Accident victim dies after years in coma

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By Roger Snodgrass

A tragic chapter for the community and particularly for Efren Martinez of Cordova, N.M. and his family came to a close this week. Martinez died Tuesday after 13 ½ years in a coma caused by a traumatic electrical accident while working for a construction contractor at Los Alamos National Laboratory.

Martinez’ brother-in-law Richard Pacheco, speaking for family, said, “This brings closure to the family. We did not want him to be forgotten.”

The accident occurred on Jan. 17, 1996. The father of two sons, he was 35 years old at the time, when a jackhammer he was using struck a 13,200 volt power line. According to Monitor reports from that time, Martinez was working in a basement at the former Plutonium Processing Facility on DP Road. He suffered massive electrical shock and went into cardiac arrest. He was treated by employees and emergency technicians who rushed to the site and was then taken to the intensive care unit at  Los Alamos Medical Center. His heart was restarted, but he never woke up again.

During the years that followed, his case became symbolic of inadequate safety practices at Los Alamos. According to the Monitor summary, construction projects were halted for a lengthy period of time while reviews were conducted.

Subsequent laboratory statements acknowledged that Martinez was working on a job that had not been properly analyzed for health and safety hazards or adequately managed for the level of risk involved. Still later, Department of Energy occurrence reports surfaced detailing a series of mistakes that contributed to the injury.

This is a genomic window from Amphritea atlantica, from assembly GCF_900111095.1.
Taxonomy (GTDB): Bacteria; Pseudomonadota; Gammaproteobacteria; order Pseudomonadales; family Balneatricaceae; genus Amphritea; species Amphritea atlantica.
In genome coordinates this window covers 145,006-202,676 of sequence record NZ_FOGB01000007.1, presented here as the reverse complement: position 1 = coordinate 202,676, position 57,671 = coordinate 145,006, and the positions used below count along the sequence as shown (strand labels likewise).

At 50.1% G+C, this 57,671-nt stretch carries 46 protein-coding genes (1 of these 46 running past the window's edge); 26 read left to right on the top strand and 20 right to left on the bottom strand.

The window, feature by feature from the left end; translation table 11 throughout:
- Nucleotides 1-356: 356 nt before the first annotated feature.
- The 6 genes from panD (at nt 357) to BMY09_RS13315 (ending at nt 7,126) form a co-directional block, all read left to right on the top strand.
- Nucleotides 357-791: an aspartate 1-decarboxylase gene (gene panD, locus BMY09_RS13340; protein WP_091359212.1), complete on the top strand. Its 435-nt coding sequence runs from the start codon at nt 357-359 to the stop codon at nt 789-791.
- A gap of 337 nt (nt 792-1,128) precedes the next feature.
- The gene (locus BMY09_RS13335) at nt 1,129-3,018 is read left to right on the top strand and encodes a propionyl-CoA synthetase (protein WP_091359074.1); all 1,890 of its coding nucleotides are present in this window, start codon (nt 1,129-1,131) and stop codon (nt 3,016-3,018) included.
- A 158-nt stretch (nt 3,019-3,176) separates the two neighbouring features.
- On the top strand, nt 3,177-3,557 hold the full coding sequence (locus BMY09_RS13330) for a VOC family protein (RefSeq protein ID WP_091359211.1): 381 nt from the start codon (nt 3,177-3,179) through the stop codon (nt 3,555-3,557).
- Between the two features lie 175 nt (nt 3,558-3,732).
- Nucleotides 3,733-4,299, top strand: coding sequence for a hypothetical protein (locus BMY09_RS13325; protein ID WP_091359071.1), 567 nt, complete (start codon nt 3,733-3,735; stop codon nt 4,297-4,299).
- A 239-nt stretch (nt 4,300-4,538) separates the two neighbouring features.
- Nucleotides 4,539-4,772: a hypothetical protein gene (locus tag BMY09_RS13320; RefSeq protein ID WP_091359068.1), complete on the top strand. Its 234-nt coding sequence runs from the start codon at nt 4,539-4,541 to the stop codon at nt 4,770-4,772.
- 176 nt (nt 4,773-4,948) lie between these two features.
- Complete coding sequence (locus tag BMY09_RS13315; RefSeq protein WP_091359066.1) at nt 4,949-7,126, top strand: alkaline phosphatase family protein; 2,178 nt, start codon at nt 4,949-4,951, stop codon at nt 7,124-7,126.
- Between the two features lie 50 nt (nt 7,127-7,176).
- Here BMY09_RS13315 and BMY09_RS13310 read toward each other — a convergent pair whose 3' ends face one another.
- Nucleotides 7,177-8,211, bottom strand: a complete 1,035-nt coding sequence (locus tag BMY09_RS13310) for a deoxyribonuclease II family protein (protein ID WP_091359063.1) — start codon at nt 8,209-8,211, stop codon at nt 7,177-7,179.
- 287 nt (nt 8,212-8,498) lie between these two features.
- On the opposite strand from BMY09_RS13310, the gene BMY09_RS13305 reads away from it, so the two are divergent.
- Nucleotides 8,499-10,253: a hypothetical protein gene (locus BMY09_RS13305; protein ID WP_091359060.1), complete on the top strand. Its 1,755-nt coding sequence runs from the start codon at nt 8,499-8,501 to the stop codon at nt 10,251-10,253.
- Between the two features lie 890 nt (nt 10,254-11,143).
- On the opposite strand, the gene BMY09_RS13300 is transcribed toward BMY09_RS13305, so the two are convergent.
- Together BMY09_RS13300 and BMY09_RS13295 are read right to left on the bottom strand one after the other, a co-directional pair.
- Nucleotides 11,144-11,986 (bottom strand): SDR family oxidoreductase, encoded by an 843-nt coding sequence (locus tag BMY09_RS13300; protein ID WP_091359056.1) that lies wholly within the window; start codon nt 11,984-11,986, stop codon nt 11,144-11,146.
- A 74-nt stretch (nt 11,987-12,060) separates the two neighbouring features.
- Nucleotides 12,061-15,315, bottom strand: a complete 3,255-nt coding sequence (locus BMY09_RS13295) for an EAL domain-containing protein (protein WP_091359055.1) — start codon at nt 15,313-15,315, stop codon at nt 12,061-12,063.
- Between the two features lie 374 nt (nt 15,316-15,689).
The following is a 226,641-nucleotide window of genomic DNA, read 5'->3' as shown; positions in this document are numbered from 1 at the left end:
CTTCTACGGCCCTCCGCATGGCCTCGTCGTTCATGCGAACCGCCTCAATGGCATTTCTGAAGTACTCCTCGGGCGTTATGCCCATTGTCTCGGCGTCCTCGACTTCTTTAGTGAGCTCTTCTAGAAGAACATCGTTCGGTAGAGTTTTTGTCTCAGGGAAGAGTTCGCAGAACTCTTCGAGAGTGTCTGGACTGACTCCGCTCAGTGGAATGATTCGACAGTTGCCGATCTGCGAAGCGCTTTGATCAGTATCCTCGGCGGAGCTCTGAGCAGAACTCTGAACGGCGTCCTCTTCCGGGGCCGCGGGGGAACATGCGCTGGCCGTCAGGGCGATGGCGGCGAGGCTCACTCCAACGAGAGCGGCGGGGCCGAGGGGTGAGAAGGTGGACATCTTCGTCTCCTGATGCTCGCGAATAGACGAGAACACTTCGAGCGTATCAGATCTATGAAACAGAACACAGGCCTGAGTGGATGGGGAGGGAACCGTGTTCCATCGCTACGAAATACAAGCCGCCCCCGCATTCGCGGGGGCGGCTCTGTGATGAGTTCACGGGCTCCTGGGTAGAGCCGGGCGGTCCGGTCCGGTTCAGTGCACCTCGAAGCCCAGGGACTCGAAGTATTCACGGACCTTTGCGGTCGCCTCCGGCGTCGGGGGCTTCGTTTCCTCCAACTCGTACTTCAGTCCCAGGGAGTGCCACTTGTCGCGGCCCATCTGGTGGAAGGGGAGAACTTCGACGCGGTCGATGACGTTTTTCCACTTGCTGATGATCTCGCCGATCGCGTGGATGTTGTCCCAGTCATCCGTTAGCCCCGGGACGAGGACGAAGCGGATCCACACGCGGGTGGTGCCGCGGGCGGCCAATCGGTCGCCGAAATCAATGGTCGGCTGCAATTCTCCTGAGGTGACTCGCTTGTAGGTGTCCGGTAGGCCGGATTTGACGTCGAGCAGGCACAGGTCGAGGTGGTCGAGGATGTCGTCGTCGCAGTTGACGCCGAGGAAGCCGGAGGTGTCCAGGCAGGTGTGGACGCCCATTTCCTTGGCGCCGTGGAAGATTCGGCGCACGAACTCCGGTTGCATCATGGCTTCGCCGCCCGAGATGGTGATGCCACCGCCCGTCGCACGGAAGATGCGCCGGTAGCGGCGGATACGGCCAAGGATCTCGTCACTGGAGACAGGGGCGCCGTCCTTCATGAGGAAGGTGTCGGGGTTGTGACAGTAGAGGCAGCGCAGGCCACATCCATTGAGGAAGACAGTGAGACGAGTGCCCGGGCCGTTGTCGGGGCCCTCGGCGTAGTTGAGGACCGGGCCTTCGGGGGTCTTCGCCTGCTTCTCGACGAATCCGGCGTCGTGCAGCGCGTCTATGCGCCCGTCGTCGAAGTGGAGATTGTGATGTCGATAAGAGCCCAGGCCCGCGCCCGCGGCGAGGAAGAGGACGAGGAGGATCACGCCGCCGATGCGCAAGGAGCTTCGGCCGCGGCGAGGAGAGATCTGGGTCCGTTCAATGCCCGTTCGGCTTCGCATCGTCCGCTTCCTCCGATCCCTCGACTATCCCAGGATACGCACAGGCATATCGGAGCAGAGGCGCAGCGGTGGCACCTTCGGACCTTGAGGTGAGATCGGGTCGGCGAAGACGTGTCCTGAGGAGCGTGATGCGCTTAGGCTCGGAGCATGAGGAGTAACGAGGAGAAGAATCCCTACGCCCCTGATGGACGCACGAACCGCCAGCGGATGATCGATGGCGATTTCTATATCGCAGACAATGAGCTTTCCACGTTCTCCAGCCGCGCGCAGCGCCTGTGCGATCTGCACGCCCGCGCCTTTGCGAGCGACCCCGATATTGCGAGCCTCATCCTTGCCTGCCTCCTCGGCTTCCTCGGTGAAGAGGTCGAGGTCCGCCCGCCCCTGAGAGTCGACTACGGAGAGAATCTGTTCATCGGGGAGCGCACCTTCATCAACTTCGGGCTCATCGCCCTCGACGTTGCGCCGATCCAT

“It was an accident waiting to happen,” Pacheco said, “It happened to be him.”

On June 23, 1998, the laboratory announced an “out-of-court” settlement had been reached in the case, that included a $13 million payment to the family, negotiated by celebrity trial lawyer Gary Spence.

 “It was so many years ago, said Pacheco. “A lot of people lose track.”

The older son, Marcos is now 21 and Antonio is 17.

“The kids grew up without a father,” Pacheco said. “It’s been hard for them to see their father like that. They’re okay with it now. He died surrounded by friends and family till he took his last breath.”

During Martinez’ years in an unconscious state, he was cared for at the Sombrillo Nursing and Rehabilitation Center in Los Alamos.

“The family wants to thank the nurses and the staff at Sombrillo for their outstanding care during the saddest and lowest times for them,” he said. “We also want to thank friends, coworkers and all the trade union members who helped the family when this accident struck.”